Social networking giants such as Facebook and Twitter could face fines of up to 50 million euros (53.15 million dollars) for failing to remove illegal posts aimed at incitement and slander, or disseminating fake news, under a possible new German crackdown.
"We need to increase the pressure on the social networks so that companies take even more seriously their responsibility to eradicate criminal content," said Justice Minister Heiko Maas as he set out details of the draconian new draft law on Tuesday.
The proposed rules give companies a strict 24-hour deadline to remove material from their platforms that is deemed to be slanderous and hateful, or face hefty fines.
The proposal got a cool reception from groups with strong interests in internet freedom.
"We pursue a very sensitive relationship between freedom of opinion and criminally relevant statements," said Oliver Sueme of eco, an internet association.
Eco also called for a more consistent approach by law enforcement agencies to taking action against illegal content on the internet instead of imposing what it said were unrealistic conditions for companies.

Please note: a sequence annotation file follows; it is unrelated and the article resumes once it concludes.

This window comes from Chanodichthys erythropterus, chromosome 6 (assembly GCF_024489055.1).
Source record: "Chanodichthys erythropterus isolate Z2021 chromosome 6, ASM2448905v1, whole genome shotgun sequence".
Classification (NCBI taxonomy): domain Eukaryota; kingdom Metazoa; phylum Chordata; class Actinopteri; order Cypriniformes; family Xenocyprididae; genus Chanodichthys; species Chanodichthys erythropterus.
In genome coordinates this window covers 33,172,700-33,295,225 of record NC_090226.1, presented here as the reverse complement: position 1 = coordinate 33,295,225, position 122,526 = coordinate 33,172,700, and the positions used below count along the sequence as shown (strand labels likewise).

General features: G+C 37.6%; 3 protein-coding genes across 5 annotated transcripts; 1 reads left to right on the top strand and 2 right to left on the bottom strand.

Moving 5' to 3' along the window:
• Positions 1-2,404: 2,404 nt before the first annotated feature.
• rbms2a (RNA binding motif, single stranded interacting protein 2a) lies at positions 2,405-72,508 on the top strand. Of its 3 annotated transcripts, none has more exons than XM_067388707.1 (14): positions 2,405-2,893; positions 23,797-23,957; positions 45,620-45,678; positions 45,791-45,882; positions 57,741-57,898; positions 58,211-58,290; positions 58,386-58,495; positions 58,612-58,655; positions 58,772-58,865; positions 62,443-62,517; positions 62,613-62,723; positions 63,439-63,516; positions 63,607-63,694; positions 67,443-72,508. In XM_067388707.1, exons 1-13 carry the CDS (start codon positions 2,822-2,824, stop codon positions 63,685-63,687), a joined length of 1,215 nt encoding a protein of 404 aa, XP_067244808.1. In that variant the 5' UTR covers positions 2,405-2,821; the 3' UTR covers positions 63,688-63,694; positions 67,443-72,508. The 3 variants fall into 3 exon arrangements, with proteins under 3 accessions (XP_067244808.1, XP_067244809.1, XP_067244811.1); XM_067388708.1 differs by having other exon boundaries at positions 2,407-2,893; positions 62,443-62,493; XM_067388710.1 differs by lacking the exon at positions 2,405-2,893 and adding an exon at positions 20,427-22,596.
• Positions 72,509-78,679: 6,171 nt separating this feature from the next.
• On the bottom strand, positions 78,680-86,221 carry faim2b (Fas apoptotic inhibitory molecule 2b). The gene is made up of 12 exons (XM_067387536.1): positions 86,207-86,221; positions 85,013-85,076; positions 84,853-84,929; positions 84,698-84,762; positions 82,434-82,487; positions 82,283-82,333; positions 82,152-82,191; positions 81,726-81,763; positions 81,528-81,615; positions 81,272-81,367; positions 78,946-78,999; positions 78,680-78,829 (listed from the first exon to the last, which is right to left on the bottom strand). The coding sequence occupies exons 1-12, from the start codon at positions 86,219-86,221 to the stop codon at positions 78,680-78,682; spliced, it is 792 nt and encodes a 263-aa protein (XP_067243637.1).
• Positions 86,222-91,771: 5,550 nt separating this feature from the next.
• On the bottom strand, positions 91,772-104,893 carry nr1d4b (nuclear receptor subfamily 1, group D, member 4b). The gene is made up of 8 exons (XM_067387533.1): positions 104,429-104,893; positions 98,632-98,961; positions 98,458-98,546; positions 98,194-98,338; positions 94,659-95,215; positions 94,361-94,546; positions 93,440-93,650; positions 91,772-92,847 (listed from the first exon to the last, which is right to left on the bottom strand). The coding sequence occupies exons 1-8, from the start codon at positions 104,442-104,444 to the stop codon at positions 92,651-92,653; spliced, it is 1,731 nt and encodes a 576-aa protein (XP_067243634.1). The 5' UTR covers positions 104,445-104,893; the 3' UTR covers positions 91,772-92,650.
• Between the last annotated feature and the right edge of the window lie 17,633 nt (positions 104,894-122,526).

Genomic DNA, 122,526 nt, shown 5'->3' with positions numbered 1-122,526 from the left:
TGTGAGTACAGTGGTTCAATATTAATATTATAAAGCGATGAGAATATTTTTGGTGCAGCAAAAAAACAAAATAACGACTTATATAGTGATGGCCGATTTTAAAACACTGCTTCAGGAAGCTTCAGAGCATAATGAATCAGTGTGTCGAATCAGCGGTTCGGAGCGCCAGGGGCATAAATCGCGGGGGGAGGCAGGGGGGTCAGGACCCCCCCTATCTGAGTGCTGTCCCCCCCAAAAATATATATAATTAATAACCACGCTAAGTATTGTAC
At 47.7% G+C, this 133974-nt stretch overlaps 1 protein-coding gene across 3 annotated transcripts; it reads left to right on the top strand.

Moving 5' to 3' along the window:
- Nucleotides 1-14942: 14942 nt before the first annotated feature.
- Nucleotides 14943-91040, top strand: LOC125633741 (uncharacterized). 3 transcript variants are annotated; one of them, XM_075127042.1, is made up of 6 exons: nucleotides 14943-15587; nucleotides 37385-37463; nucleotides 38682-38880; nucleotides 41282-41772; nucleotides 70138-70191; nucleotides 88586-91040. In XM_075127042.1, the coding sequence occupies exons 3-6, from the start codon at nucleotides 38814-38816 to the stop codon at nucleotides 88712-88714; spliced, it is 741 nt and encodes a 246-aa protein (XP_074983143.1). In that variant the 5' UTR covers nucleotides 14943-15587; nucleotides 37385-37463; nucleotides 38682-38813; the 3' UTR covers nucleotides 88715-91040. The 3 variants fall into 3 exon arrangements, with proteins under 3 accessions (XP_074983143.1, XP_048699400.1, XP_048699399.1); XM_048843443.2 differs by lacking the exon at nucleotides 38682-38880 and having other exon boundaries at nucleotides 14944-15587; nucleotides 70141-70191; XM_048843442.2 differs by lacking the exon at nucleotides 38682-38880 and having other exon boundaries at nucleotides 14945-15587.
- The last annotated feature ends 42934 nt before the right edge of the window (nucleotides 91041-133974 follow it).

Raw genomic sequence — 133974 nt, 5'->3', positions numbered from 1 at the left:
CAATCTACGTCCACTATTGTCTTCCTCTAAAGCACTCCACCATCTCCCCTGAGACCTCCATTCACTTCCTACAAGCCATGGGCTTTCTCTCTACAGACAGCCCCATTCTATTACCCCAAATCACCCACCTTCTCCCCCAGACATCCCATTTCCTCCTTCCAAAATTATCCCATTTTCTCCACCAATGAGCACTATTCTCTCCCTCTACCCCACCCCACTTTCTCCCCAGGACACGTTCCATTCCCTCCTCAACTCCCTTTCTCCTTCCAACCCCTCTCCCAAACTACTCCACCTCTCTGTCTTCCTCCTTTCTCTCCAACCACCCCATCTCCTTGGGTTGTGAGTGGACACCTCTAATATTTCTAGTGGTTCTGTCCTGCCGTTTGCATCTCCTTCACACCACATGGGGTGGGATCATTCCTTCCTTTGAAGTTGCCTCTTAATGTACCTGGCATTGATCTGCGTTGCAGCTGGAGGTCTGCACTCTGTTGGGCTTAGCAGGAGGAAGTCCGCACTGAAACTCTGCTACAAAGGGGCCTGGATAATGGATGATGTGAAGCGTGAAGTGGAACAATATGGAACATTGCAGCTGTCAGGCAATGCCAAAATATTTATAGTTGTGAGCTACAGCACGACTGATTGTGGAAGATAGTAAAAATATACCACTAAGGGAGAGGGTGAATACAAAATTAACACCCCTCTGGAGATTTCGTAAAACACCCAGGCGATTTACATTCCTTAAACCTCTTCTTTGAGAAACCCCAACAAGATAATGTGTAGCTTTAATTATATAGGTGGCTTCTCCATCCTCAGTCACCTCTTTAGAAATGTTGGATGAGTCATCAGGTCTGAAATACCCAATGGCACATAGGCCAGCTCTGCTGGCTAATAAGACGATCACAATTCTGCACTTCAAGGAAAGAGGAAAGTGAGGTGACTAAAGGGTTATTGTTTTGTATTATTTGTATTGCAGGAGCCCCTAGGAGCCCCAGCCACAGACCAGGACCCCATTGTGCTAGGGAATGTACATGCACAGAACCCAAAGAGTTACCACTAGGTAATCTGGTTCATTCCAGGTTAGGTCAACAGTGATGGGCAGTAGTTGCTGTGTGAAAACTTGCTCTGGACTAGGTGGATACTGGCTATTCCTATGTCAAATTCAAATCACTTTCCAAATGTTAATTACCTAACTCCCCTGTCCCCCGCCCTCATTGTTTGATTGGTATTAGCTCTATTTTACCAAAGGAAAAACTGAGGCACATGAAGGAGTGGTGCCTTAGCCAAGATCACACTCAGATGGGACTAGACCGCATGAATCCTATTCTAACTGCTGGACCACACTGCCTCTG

German digital association Bitkom also claimed that there were major gaps in Maas' draft law, saying it would shift responsibility for policing web content from the government to private companies.
"We are surprised that the question of why the authorities have so far refrained from consistently enforcing valid laws remains unanswered," said Bitkom chief executive Bernhard Rohleder.
The draft does not go to the "root of the evil" such as those who create illegal content and publish it on social networks, Rohleder said.
Coincidentally, a court in Germany this month ruled against a Syrian refugee who filed a lawsuit against Facebook after a photo of him with Chancellor Angela Merkel was used as part of false news posts linking him to terrorism.
But, said Maas: "When it comes to punishable offences involving incitement and slander there can be just as little space on social networks as on the streets."
Failure to remove material aimed at incitement or that is found to be slanderous will result in fines of up to 5 million euros for individuals in a company responsible and to up 50 million for the organizations themselves, Maas said.
The new rules come as Germany gears for a series of elections amid concerns about the use of social media to promulgate so-called fake news as well as racist and hate commentaries.
The draft rules, which still have to be approved by the German cabinet, also call for a quarterly report to published on the handling of complaints.